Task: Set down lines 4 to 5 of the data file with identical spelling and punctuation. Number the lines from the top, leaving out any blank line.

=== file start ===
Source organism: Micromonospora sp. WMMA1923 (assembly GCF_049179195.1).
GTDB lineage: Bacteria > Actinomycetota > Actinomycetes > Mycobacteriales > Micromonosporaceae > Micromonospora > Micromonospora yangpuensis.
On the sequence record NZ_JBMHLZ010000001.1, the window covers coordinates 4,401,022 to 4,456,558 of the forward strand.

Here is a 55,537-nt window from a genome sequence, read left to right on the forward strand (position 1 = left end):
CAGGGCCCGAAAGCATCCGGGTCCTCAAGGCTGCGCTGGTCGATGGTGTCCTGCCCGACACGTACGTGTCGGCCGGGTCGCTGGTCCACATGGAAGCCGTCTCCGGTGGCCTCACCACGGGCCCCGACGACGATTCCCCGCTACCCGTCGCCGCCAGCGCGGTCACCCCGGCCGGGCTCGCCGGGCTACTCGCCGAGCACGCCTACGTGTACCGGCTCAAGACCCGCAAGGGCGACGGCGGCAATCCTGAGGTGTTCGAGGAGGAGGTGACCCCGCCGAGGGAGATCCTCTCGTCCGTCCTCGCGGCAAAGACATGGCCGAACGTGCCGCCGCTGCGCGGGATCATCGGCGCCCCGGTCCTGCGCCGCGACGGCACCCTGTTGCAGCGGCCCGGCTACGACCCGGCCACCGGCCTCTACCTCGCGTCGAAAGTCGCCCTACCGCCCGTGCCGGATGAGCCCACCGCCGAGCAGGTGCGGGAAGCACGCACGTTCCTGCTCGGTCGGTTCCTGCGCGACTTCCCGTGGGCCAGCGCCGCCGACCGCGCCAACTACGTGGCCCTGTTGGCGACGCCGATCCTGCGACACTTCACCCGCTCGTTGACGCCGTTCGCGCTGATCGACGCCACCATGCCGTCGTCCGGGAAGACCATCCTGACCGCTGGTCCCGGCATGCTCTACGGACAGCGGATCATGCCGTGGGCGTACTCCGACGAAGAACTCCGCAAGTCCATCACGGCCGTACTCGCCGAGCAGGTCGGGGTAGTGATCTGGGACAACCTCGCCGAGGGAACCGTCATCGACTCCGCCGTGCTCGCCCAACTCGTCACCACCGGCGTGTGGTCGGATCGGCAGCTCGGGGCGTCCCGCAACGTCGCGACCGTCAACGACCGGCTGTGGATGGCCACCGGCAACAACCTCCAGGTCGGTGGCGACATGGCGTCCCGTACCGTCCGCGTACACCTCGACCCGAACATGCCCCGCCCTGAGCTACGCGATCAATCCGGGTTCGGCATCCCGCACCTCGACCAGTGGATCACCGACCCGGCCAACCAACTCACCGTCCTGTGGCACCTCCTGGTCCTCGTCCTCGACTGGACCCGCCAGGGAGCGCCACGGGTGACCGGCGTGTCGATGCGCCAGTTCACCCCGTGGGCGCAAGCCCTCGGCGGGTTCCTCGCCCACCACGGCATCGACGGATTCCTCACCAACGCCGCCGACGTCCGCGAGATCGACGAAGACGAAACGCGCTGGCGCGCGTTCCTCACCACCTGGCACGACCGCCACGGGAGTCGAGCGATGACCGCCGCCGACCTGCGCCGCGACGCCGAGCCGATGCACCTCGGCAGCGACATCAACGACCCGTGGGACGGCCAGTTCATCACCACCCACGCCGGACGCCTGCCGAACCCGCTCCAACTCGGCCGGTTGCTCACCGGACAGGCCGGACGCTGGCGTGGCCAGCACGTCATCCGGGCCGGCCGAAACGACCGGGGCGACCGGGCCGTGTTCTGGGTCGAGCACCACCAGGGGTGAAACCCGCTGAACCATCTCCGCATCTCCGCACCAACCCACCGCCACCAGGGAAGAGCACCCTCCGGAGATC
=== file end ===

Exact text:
Here is a 55,537-nt window from a genome sequence, read left to right on the forward strand (position 1 = left end):
CAGGGCCCGAAAGCATCCGGGTCCTCAAGGCTGCGCTGGTCGATGGTGTCCTGCCCGACACGTACGTGTCGGCCGGGTCGCTGGTCCACATGGAAGCCGTCTCCGGTGGCCTCACCACGGGCCCCGACGACGATTCCCCGCTACCCGTCGCCGCCAGCGCGGTCACCCCGGCCGGGCTCGCCGGGCTACTCGCCGAGCACGCCTACGTGTACCGGCTCAAGACCCGCAAGGGCGACGGCGGCAATCCTGAGGTGTTCGAGGAGGAGGTGACCCCGCCGAGGGAGATCCTCTCGTCCGTCCTCGCGGCAAAGACATGGCCGAACGTGCCGCCGCTGCGCGGGATCATCGGCGCCCCGGTCCTGCGCCGCGACGGCACCCTGTTGCAGCGGCCCGGCTACGACCCGGCCACCGGCCTCTACCTCGCGTCGAAAGTCGCCCTACCGCCCGTGCCGGATGAGCCCACCGCCGAGCAGGTGCGGGAAGCACGCACGTTCCTGCTCGGTCGGTTCCTGCGCGACTTCCCGTGGGCCAGCGCCGCCGACCGCGCCAACTACGTGGCCCTGTTGGCGACGCCGATCCTGCGACACTTCACCCGCTCGTTGACGCCGTTCGCGCTGATCGACGCCACCATGCCGTCGTCCGGGAAGACCATCCTGACCGCTGGTCCCGGCATGCTCTACGGACAGCGGATCATGCCGTGGGCGTACTCCGACGAAGAACTCCGCAAGTCCATCACGGCCGTACTCGCCGAGCAGGTCGGGGTAGTGATCTGGGACAACCTCGCCGAGGGAACCGTCATCGACTCCGCCGTGCTCGCCCAACTCGTCACCACCGGCGTGTGGTCGGATCGGCAGCTCGGGGCGTCCCGCAACGTCGCGACCGTCAACGACCGGCTGTGGATGGCCACCGGCAACAACCTCCAGGTCGGTGGCGACATGGCGTCCCGTACCGTCCGCGTACACCTCGACCCGAACATGCCCCGCCCTGAGCTACGCGATCAATCCGGGTTCGGCATCCCGCACCTCGACCAGTGGATCACCGACCCGGCCAACCAACTCACCGTCCTGTGGCACCTCCTGGTCCTCGTCCTCGACTGGACCCGCCAGGGAGCGCCACGGGTGACCGGCGTGTCGATGCGCCAGTTCACCCCGTGGGCGCAAGCCCTCGGCGGGTTCCTCGCCCACCACGGCATCGACGGATTCCTCACCAACGCCGCCGACGTCCGCGAGATCGACGAAGACGAAACGCGCTGGCGCGCGTTCCTCACCACCTGGCACGACCGCCACGGGAGTCGAGCGATGACCGCCGCCGACCTGCGCCGCGACGCCGAGCCGATGCACCTCGGCAGCGACATCAACGACCCGTGGGACGGCCAGTTCATCACCACCCACGCCGGACGCCTGCCGAACCCGCTCCAACTCGGCCGGTTGCTCACCGGACAGGCCGGACGCTGGCGTGGCCAGCACGTCATCCGGGCCGGCCGAAACGACCGGGGCGACCGGGCCGTGTTCTGGGTCGAGCACCACCAGGGGTGAAACCCGCTGAACCATCTCCGCATCTCCGCACCAACCCACCGCCACCAGGGAAGAGCACCCTCCGGAGATC